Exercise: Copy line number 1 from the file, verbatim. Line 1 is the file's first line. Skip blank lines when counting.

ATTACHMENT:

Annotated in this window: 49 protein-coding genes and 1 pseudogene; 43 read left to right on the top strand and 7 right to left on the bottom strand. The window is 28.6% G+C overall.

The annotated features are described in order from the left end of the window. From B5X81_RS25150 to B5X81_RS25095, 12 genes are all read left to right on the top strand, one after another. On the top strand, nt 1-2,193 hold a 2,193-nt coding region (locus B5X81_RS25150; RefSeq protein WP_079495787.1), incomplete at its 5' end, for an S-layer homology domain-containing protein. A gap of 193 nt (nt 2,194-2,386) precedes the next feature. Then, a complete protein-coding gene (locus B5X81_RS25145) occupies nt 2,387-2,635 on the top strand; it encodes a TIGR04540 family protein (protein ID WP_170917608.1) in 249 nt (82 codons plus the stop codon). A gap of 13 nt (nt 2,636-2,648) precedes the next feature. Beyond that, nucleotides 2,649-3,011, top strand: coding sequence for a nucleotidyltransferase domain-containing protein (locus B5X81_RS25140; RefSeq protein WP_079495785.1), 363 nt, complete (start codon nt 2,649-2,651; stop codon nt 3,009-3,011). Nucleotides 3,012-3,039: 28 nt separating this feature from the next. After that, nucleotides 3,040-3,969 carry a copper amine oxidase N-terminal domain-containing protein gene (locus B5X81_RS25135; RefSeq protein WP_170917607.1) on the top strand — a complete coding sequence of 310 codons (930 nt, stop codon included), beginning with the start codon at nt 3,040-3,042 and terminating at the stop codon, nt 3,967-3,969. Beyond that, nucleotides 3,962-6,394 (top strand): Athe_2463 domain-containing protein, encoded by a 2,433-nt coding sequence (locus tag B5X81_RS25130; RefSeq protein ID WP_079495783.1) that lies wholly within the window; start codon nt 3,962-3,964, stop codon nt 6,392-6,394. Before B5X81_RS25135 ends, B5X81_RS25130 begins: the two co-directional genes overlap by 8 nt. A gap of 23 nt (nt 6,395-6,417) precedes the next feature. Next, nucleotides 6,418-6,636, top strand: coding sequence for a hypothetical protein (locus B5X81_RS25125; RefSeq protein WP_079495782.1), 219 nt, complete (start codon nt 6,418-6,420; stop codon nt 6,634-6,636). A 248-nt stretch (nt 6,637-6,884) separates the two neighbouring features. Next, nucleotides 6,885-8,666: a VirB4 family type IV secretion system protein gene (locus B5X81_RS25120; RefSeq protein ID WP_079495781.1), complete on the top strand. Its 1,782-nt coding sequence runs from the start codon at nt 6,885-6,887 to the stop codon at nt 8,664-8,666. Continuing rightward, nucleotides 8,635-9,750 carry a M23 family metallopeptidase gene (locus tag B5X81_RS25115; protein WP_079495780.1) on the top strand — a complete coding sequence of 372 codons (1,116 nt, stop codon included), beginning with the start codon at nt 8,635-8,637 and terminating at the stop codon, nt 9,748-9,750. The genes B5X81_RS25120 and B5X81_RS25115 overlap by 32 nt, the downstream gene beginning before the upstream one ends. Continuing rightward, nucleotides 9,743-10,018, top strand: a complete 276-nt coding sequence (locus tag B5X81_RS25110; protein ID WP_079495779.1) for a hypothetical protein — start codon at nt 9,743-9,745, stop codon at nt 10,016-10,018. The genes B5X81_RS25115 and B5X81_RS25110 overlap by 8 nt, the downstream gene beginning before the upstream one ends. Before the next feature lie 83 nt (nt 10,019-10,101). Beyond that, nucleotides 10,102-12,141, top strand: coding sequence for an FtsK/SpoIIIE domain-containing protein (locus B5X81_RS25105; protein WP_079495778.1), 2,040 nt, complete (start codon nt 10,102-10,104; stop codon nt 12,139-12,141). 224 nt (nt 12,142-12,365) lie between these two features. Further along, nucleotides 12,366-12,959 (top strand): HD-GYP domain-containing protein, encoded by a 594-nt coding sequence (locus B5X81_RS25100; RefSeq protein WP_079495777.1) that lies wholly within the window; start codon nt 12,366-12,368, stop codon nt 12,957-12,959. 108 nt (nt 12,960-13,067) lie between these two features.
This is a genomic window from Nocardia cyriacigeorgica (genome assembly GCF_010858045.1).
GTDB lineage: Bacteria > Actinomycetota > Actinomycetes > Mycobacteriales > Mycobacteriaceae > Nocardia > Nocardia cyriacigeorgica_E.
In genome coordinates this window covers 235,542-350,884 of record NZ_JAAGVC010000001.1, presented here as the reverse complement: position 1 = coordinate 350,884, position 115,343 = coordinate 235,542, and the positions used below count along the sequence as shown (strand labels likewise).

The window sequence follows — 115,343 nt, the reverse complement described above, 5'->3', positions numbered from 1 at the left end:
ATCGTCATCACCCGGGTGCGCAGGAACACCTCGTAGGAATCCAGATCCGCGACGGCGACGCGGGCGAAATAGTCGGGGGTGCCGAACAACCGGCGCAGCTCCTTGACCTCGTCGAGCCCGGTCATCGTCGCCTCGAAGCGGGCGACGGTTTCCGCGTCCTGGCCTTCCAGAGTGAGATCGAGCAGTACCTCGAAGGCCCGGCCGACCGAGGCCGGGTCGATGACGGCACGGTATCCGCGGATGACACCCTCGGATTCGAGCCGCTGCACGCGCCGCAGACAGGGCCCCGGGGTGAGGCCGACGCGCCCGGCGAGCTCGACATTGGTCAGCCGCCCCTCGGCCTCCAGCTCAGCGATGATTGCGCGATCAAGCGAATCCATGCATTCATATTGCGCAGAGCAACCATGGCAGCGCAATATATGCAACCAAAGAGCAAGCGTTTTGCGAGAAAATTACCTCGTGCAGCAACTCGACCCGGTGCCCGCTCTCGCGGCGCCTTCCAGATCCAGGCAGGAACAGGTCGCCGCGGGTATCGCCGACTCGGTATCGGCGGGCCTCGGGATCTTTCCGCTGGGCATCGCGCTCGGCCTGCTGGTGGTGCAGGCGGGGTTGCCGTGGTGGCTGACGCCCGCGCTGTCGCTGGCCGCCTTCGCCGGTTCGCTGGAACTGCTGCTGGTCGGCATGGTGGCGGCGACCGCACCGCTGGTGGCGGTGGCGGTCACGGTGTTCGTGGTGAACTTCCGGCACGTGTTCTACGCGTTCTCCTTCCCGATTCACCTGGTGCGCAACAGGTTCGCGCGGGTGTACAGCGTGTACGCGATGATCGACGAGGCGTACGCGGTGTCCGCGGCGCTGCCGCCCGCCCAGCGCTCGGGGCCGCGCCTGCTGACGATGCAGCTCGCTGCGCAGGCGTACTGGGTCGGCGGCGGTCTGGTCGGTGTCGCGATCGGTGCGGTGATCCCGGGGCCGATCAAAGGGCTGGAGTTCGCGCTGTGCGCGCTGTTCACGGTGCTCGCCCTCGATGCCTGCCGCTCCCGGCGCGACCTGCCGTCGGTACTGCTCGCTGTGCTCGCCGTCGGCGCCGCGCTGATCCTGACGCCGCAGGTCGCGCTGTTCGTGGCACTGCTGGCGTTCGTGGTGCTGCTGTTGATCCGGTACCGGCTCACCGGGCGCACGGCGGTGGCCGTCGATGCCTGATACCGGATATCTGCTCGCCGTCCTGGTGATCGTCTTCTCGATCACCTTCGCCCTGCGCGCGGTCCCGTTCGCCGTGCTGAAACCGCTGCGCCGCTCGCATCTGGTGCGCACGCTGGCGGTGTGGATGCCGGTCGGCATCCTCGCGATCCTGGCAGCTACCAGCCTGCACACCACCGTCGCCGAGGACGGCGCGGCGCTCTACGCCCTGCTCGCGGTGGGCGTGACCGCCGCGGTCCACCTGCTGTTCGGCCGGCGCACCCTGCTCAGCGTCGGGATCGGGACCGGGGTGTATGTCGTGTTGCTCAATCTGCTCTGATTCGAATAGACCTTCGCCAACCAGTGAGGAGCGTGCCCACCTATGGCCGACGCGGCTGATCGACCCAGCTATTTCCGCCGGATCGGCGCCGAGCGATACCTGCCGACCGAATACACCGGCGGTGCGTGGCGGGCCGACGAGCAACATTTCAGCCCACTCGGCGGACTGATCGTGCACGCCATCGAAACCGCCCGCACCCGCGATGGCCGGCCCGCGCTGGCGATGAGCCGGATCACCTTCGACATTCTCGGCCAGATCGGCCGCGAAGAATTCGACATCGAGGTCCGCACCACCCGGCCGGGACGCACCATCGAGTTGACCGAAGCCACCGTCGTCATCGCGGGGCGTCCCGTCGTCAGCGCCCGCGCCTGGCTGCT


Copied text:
Annotated in this window: 49 protein-coding genes and 1 pseudogene; 43 read left to right on the top strand and 7 right to left on the bottom strand. The window is 28.6% G+C overall.